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106 Progress Toward Restoring the Everglades Funding Florida state funding for Everglades restoration peaked at $800 million in fiscal year (FY) 2007 with activity on state expedited projects, previously known as Acceler8 (Figure 3-14). With the economic recession and negotiations for the U.S. Sugar Corporation land acquisition, funding levels dropped in 2008-2009. In the FY 2010 budget adopted in October 2009, the SFWMD plans funding of $1.1 billion for Everglades restoration (CERP and non-CERP), representing a significant increase, although included in this budget was $536 million in Certificates of Participation for the acquisition of 73,000 acres of U.S. Sugar Corporation land (SFWMD, 2009c) that has now been downscaled to $197 mil- lion. Thus, even though the budget appears to be a sizeable increase in invest- ment, it reflects a major decrease in funding for existing restoration programs compared to prior years. According to the draft Task Force cross-cut budget (K. Berger, SFERTF, personal communication, 2010), anticipated state funding for CERP projects declined to $146 million in FY 2010, a level that is less than 1800 ARRA, Non-CERP 1600 Federal, Non-CERP ARRA, CERP 1400 Federal, CERP State, Non-CERP Millions of dollars 1200 State, CERP 1000 800 600 400 200 0 2001 2002 2003 2004 2005 2006 2007 2008 2009 2010 Year FIGURE 3-14 Federal and state Everglades restoration funding amounts including CERP and non-CERP activities (enacted 2001-2009 and requested 2010). ARRA funding reflects funding enacted as of September 2010. Figure 3-14.eps SOURCE: Data from SFERTF cross-cut budget (2010); K. Berger, SFERTF, personal communica- tion, 2010.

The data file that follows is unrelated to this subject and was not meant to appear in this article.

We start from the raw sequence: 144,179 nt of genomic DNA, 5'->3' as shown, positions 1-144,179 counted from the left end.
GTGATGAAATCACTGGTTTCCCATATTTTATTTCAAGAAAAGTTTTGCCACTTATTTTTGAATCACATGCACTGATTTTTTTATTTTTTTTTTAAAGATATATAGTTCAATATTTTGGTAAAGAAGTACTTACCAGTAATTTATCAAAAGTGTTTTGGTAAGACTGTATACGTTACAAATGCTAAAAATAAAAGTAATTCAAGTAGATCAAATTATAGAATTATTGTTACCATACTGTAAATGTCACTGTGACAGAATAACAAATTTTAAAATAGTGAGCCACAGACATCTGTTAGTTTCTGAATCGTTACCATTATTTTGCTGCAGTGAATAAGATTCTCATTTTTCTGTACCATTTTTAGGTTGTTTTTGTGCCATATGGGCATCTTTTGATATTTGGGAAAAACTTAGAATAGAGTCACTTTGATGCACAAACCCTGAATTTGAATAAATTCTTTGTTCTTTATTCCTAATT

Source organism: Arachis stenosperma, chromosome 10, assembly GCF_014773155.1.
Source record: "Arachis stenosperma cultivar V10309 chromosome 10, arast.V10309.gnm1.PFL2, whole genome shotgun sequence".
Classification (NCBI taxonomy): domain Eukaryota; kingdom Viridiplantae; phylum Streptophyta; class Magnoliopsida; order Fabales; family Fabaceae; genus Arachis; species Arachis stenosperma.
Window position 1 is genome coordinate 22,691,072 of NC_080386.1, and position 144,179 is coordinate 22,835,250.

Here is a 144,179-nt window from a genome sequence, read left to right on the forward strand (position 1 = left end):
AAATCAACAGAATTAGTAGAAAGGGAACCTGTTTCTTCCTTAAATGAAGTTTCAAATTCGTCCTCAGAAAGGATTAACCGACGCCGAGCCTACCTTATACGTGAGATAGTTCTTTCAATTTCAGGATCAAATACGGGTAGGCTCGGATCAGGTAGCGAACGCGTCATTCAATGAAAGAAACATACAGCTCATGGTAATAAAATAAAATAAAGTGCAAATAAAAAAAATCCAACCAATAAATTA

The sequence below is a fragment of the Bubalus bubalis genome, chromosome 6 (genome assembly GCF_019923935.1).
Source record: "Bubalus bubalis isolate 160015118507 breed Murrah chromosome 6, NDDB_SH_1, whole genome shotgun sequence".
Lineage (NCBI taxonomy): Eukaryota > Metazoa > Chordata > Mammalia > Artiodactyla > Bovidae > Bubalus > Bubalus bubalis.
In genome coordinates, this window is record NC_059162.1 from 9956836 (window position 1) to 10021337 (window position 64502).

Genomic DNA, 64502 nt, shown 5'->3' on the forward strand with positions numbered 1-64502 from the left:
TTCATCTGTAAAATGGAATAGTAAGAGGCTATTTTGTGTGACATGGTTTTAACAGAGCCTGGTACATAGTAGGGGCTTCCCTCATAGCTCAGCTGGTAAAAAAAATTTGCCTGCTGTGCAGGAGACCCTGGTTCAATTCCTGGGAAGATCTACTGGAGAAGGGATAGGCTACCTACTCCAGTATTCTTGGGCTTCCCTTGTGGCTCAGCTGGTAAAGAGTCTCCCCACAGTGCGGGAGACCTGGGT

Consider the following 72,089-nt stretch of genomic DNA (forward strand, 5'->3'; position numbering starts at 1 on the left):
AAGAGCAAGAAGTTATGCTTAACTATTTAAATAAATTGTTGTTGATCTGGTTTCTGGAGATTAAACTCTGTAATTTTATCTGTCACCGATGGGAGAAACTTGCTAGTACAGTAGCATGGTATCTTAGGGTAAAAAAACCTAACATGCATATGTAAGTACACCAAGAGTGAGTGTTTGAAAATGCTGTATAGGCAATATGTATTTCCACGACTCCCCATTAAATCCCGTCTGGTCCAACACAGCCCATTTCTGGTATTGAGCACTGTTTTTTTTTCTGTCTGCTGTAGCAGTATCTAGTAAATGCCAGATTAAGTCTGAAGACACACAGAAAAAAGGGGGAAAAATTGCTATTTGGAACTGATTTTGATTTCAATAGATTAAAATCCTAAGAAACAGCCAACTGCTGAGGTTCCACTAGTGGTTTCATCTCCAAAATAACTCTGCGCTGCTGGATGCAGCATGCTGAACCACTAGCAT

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Implementation Progress 107 federal CERP funding for the first time since the launch of the CERP. This budget stress has also caused the state to scale back on its expedited project initiatives. Federal funding for Everglades restoration has long trailed funding from the state of Florida. Because of the lack of congressional authorizations for CERP project construction prior to 2007 and to address the large backload of unfin- ished non-CERP foundation projects that are essential to restoration, most of the federal funding has been concentrated on non-CERP projects (e.g., Kissimmee River Restoration, Mod Waters). But in the past two years, the federal government has substantially increased funding for Everglades restoration, including CERP and non-CERP projects (see Figure 3-14). In FY 2010, the USACE received $180 million for South Florida ecosystem restoration (USACE budget only), represent- ing nearly 10 percent of the agency’s civil works construction budget ($2.03 billion). The federal government also provided nearly $88 million in American Recovery and Reinvestment Act (ARRA, or economic stimulus) funding for CERP projects over FY 2009 and 2010, and an additional $7.5 million for non-CERP projects (M. Magley, USACE, personal communication, 2010). This recent increase in federal spending has created a new programmatic hurdle related to CERP federal-state (50:50) cost sharing. To qualify for federal cost sharing, non-federal CERP expenditures must be formally “credited” or cer- tified. Before the crediting process can begin, a project must be authorized by Congress and have a signed project partnership agreement (PPA), which reflects the legal and technical design agreements between the federal and state sponsor related to project construction. The USACE is prohibited from exceeding the overall credited expenditures from non-federal partners at any time, and federal funding would be halted before it exceeded non-federal credited expenditures. As shown in Figure 3-14, prior state CERP expenditures have greatly exceeded federal expenditures, but many of these expenditures (e.g., land acquisition, construction work on expedited projects) have not yet been credited. PPAs recently signed for the Site 1 Impoundment and the Indian River Lagoon-South (IRL-S) projects provide enough credited expenditures to allow continued federal funding (at the current pace) through approximately 2014. Continued project authorizations, however, are needed to prevent a halt in federal funding for the CERP after this date (E. Bush, USACE, personal communication, 2010). Rehabilitation of the Herbert Hoover Dike also represent a substantial portion of the overall USACE budget. In 2008 and 2009, respectively, $55 million and $74 million were appropriated in the USACE Jacksonville District budget for rehabilitation of the dike, and $123 million was appropriated in FY 2010 (SFERTF, 2009; H.R. 3183 Conference Report). The construction efforts are required to maintain the safety and stability of the dike and should not be considered part of the South Florida ecosystem restoration funding; therefore, they are not included in Figure 3-14. The estimated financial requirement for